Welp. You did it now. You went to the local IFA and impulsively bought a couple of cheep-cheep chicklings with dreams of collecting from them the most delicious organic, cage-free eggs from your own urban homestead. And of course, you know what you’re up against, google and YouTube made sure of that. You’ve bought the top-rated water feeder, the heater for the water feeder, pine shavings (because it’s way better than straw) for the coop, a heat lamp and a big bag of organic chick feed. Congrats.
Congrats. And I really mean that.
Congrats on becoming parents to an investment that is rewarding and ongoing. Chickens are the best.
And while the chicken suppliers at IFA do screen for females, by chance you may have collected a baby rooster—which isn’t an issue now, but most certainly will become one as they develop their vocal skills and bug your neighbors. (Trust me, they’ll tell you.) This is not a happy part of this post, and finding a home for him might be difficult. 😔
One thing is for sure, other than the food and water basics, our urban little chicks need protection. Protection from the elements, from themselves, from a blockage in their backside and from predators. Predators can be the dog next door, a rummaging raccoon, or a raptor at the ready to wring their little necks. Until your little ones are big enough to be locked up tight every evening in a coop, we recommend keeping them in a fully-protected area or brooder, like a big box under a roofed structure (with air vents). Water is a must, and with an accessible depth but not so deep they can drown in it. A heat lamp should keep the water and the chicks from freezing until their down feathers develop, but anything that heats up is also a fire hazard, and chicks are known to jump, climb and even get some air time, so make sure the lamp is secure and out of reach.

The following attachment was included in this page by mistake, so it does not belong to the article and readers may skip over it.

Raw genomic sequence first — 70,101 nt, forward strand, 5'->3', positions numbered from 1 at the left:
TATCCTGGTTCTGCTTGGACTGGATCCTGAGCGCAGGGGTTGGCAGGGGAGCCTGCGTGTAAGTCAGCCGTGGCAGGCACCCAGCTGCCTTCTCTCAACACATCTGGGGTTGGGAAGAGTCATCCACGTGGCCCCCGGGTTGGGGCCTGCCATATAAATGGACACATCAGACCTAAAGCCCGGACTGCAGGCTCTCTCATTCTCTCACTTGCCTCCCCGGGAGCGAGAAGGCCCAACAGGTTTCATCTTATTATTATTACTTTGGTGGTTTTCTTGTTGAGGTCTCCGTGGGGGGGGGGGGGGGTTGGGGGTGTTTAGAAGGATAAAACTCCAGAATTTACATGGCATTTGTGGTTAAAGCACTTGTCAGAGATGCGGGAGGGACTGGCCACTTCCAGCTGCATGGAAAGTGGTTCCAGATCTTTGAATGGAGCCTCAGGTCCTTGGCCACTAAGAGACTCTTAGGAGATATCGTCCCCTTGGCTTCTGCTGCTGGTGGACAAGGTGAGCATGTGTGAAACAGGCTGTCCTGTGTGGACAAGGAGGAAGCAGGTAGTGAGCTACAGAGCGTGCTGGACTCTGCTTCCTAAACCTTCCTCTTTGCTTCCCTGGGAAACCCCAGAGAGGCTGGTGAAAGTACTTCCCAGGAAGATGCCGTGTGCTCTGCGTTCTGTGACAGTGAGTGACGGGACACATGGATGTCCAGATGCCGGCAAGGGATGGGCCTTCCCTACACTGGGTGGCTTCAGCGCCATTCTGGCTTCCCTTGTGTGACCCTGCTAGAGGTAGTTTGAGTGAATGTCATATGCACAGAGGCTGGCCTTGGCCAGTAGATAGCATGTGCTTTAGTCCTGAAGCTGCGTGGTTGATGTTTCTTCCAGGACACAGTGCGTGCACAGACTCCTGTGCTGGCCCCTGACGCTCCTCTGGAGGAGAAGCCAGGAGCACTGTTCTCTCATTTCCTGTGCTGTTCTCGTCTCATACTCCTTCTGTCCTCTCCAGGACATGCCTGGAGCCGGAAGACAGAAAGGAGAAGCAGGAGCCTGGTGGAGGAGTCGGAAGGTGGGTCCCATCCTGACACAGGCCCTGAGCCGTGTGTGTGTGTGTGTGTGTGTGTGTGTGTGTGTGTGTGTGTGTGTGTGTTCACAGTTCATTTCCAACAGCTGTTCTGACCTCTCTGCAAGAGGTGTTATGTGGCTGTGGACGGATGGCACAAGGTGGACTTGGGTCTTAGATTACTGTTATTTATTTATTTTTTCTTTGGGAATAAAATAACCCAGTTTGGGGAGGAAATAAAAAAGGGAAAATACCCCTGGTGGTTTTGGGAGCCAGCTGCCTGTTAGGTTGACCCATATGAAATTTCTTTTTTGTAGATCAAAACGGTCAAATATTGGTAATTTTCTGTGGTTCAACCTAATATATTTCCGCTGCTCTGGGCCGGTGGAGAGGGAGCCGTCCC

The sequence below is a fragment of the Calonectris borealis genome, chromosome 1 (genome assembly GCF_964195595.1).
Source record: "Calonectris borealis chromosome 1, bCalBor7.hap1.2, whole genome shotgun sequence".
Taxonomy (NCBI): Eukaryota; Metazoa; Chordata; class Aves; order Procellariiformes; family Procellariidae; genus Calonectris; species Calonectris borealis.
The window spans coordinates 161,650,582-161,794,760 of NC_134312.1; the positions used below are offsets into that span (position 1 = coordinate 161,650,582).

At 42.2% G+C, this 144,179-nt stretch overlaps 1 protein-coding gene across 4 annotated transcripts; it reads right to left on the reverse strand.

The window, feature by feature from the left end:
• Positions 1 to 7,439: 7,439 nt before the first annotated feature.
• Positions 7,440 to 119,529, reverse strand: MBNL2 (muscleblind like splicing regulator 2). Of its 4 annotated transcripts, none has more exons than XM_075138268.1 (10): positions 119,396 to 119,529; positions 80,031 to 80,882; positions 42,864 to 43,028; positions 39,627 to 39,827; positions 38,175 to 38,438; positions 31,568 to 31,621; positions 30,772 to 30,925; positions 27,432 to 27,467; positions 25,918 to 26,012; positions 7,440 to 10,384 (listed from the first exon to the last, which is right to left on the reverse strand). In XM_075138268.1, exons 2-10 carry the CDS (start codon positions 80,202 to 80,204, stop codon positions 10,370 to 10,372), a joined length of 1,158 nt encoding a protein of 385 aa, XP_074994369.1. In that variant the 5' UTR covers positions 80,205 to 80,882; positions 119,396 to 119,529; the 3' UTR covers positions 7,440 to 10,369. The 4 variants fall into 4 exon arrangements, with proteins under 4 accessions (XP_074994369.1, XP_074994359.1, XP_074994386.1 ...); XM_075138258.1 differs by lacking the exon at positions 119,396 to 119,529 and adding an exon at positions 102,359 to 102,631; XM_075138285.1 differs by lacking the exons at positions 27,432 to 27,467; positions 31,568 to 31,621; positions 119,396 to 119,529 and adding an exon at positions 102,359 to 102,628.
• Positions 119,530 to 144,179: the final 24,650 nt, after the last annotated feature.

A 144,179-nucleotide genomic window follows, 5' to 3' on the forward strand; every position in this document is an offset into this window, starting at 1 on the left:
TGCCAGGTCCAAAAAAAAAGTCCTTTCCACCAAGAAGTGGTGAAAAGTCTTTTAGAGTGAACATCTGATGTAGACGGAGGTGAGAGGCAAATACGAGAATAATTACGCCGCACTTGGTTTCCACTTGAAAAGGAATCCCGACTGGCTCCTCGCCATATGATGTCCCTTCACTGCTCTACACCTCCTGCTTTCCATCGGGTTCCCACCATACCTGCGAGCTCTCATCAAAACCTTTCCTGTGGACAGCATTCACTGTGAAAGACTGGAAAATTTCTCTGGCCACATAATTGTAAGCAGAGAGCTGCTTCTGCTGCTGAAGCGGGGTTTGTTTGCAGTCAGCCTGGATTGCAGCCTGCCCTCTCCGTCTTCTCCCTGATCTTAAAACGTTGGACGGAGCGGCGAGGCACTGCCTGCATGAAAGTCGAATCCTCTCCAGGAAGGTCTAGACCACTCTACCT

As a wonderful resource, we discovered that the west-side Roots Charter High School is posting on IG tips to keep those chicks alive and healthy.